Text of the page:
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Poem by Edward Young


Socrates


Night is fair Virtue's immemorial friend.
The conscious moon through every distant age
Has held a lamp to Wisdom, and let fall
On Contemplation's eye her purging ray.
The famed Athenian, he who wooed from heaven
Philosophy the fair, to dwell with men,
And form their manners, not inflame their pride;
While o'er his head, as fearful to molest
His laboring mind, the stars in silence slide,
And seem all gazing on their future guest,
See him soliciting his ardent suit,
In private audience; all the livelong night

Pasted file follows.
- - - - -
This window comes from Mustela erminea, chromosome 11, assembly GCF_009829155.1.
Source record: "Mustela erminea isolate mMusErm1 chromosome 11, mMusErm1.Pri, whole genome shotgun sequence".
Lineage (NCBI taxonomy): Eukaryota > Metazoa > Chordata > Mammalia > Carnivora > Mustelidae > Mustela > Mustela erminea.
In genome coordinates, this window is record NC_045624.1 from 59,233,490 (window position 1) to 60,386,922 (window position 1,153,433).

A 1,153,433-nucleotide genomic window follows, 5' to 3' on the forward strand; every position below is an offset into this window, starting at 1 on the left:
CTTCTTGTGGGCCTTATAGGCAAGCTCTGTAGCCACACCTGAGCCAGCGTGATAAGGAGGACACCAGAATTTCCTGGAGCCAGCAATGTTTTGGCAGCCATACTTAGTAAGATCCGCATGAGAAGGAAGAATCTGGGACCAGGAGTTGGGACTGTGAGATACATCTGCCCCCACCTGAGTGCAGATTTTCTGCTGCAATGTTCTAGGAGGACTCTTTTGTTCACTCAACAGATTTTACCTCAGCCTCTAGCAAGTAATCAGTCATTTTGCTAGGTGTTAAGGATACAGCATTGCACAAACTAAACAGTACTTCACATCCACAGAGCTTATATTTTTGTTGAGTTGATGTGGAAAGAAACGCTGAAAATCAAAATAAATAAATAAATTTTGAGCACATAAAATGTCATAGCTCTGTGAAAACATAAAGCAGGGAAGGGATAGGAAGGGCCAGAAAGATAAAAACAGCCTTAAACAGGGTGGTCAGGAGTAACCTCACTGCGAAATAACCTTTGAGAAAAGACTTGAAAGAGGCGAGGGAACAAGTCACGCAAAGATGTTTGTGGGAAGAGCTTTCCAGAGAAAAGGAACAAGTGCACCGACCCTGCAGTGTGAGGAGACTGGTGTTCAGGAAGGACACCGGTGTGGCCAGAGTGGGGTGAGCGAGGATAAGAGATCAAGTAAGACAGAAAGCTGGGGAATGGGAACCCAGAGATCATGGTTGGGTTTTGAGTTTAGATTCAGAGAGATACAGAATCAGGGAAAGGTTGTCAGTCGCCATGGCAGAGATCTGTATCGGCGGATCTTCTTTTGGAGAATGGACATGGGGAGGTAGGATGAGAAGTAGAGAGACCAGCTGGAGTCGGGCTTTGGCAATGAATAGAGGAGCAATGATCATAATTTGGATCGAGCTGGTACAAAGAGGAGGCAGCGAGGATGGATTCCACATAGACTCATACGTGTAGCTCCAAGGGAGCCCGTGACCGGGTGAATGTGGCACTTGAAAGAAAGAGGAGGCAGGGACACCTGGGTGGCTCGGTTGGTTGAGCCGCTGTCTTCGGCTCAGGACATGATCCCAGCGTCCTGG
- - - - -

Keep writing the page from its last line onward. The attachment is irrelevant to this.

Rigid in thought and motionless he stands,
Nor quits his theme or posture, till the sun
Disturbs his nobler intellectual beam,
And gives him to the tumult of the world. 



Edward Young


Edward Young's other poems:
  1. Penitence
  2. The Wind from the West
  3. To the Right Hon. Mr. Dodington


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